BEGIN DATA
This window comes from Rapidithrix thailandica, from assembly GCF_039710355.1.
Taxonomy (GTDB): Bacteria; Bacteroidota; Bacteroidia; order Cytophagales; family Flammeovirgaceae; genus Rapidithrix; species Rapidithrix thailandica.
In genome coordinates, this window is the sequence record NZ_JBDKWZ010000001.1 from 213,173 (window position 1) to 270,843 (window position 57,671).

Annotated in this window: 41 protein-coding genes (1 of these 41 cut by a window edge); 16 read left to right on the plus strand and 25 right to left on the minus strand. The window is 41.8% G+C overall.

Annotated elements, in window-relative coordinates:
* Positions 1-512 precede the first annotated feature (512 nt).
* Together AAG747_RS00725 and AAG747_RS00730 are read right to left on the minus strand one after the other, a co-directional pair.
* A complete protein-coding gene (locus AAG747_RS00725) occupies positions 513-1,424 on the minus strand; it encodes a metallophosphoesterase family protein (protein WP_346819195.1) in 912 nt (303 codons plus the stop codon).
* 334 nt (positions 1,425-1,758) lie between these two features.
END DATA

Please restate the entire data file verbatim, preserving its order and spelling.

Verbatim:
This window comes from Rapidithrix thailandica, from assembly GCF_039710355.1.
Taxonomy (GTDB): Bacteria; Bacteroidota; Bacteroidia; order Cytophagales; family Flammeovirgaceae; genus Rapidithrix; species Rapidithrix thailandica.
In genome coordinates, this window is the sequence record NZ_JBDKWZ010000001.1 from 213,173 (window position 1) to 270,843 (window position 57,671).

Annotated in this window: 41 protein-coding genes (1 of these 41 cut by a window edge); 16 read left to right on the plus strand and 25 right to left on the minus strand. The window is 41.8% G+C overall.

Annotated elements, in window-relative coordinates:
* Positions 1-512 precede the first annotated feature (512 nt).
* Together AAG747_RS00725 and AAG747_RS00730 are read right to left on the minus strand one after the other, a co-directional pair.
* A complete protein-coding gene (locus AAG747_RS00725) occupies positions 513-1,424 on the minus strand; it encodes a metallophosphoesterase family protein (protein WP_346819195.1) in 912 nt (303 codons plus the stop codon).
* 334 nt (positions 1,425-1,758) lie between these two features.